The University of North Carolina Press

John Hope Franklin Series in African American History and Culture

Series Editors: Waldo E. Martin Jr., University of California, Berkeley, and Patricia Sullivan, University of South Carolina

Published by: The University of North Carolina Press

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John Hope Franklin Series in African American History and Culture

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Crossroads at Clarksdale

The Black Freedom Struggle in the Mississippi Delta after World War II

Fran├žoise N. Hamlin

Weaving national narratives from stories of the daily lives and familiar places of local residents, Fran├žoise Hamlin chronicles the slow struggle for black freedom through the history of Clarksdale, Mississippi. Hamlin paints a full picture of the town over fifty years, recognizing the accomplishments of its diverse African American community and strong NAACP branch, and examining the extreme brutality of entrenched power there. The Clarksdale story defies triumphant narratives of dramatic change, and presents instead a layered, contentious, untidy, and often disappointingly unresolved civil rights movement.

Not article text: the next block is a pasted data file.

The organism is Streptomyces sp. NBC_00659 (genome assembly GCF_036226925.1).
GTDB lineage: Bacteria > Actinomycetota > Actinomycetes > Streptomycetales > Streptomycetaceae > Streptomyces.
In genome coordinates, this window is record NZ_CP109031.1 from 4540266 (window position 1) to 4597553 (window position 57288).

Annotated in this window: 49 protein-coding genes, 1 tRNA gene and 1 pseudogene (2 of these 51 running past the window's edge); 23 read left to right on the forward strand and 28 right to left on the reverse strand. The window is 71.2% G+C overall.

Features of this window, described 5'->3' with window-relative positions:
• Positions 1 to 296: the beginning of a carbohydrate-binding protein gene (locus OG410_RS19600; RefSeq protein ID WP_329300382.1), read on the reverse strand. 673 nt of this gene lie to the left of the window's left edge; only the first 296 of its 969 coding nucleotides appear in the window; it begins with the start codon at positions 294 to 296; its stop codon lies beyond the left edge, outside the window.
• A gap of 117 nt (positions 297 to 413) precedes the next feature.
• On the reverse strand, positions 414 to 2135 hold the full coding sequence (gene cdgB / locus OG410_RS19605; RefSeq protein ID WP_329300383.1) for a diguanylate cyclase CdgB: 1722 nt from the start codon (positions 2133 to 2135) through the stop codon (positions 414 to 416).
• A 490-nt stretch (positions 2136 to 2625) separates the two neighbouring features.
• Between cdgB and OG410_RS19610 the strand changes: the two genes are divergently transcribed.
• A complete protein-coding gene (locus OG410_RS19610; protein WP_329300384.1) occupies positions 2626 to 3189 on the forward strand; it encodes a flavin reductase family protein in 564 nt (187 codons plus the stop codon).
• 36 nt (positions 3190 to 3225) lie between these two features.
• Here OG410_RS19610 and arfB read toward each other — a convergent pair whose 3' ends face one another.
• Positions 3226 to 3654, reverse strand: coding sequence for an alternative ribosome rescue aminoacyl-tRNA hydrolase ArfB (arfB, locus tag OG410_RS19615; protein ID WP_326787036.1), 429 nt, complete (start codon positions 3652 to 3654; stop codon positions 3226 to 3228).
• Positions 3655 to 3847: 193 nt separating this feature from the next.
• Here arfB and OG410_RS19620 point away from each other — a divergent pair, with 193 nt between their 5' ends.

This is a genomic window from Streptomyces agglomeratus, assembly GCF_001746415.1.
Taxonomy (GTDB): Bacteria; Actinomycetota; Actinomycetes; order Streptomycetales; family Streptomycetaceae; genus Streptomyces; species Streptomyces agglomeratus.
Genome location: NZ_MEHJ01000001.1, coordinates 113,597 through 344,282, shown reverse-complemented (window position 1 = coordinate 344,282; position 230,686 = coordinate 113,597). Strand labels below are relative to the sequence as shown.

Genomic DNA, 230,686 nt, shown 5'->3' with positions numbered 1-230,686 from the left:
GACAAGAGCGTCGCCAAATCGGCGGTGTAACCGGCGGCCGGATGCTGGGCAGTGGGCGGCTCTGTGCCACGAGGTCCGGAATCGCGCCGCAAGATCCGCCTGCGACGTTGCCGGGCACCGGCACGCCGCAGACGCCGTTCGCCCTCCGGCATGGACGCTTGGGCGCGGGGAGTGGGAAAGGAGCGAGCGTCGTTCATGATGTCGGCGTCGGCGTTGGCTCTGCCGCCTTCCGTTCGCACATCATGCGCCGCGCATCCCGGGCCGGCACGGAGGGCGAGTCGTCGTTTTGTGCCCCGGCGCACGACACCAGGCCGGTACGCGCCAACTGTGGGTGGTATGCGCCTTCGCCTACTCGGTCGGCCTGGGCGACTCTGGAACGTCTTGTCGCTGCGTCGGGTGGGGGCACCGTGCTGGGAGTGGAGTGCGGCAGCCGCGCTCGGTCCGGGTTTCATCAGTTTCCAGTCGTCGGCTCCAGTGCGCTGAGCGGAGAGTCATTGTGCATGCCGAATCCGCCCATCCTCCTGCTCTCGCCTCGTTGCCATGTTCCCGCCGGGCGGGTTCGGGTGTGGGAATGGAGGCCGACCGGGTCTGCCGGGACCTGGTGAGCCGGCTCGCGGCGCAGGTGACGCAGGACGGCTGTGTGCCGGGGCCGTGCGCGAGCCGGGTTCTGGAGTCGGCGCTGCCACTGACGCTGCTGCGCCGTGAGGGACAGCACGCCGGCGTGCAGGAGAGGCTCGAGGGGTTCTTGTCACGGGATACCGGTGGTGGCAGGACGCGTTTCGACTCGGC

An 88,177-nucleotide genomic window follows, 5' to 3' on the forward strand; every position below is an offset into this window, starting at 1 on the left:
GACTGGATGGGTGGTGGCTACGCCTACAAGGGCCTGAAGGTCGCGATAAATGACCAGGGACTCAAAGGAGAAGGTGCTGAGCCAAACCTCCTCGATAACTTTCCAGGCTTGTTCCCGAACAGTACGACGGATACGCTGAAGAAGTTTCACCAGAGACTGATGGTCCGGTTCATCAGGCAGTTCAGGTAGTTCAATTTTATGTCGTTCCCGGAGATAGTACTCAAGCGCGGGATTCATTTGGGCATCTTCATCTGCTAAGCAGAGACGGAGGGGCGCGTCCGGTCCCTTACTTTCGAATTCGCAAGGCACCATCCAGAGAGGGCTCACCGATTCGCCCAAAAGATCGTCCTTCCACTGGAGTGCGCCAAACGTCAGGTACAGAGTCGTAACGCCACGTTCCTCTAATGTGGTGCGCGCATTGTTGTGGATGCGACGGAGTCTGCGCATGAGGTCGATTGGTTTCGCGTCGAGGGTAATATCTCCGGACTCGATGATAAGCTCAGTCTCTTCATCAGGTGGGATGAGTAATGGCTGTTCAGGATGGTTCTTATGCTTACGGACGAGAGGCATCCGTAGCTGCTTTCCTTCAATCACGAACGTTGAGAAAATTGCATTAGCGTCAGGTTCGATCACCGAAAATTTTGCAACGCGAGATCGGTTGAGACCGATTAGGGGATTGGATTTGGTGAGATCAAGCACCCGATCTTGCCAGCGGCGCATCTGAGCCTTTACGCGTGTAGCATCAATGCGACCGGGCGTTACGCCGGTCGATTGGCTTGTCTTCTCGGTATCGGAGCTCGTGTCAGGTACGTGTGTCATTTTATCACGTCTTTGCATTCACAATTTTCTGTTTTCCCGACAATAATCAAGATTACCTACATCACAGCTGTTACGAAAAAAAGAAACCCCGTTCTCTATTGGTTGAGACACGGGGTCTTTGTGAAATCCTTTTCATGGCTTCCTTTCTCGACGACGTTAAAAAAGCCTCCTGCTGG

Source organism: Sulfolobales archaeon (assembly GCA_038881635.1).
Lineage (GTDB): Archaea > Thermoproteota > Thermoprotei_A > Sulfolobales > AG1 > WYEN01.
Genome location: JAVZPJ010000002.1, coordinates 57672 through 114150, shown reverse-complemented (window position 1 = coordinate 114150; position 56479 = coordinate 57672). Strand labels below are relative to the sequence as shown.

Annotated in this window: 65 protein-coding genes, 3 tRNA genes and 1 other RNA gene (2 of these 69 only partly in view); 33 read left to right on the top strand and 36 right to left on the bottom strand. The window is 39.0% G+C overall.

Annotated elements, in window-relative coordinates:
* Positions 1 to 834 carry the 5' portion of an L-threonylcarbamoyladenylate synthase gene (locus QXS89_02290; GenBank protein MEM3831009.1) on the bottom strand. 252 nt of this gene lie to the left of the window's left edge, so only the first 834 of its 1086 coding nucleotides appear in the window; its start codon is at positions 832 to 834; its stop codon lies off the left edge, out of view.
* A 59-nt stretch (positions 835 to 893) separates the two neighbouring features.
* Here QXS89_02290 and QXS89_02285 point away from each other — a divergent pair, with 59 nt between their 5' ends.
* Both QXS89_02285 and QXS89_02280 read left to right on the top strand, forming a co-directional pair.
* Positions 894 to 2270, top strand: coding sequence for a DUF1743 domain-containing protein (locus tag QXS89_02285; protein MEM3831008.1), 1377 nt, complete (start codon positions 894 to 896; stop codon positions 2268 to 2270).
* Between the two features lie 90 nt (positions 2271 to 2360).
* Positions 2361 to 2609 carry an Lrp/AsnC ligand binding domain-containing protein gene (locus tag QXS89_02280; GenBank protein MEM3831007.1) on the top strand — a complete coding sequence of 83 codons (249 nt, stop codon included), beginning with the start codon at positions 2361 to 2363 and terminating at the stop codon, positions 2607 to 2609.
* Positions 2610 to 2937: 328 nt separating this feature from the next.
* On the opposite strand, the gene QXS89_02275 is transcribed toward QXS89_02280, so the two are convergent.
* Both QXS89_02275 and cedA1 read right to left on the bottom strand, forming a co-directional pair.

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A Faithful Account of the Race

African American Historical Writing in Nineteenth-Century America

Stephen G. Hall

The civil rights and black power movements expanded popular awareness of the history and culture of African Americans. But, as Stephen Hall observes, African American authors, intellectuals, ministers, and abolitionists had been writing the history of the black experience since the 1800s. With this book, Hall recaptures and reconstructs a rich but largely overlooked tradition of historical writing by African Americans.

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First Fruits of Freedom

The Migration of Former Slaves and Their Search for Equality in Worcester, Massachusetts, 1862-1900

Janette Thomas Greenwood

Greenwood chronicles one of the first collective migrations of blacks from the South to the North during and after the Civil War. She describes a network forged between Worcester County, Mass., and eastern North Carolina as a result of Worcester regiments taking control of northeastern N.C. during the war. White soldiers from Worcester, a hotbed of abolitionism, protected refugee slaves, set up schools for them, and led them north at war's end. Migrants established a small black community in Worcester with a distinctive southern flavor, but were generally disappointed in their hopes for full-fledged citizenship.

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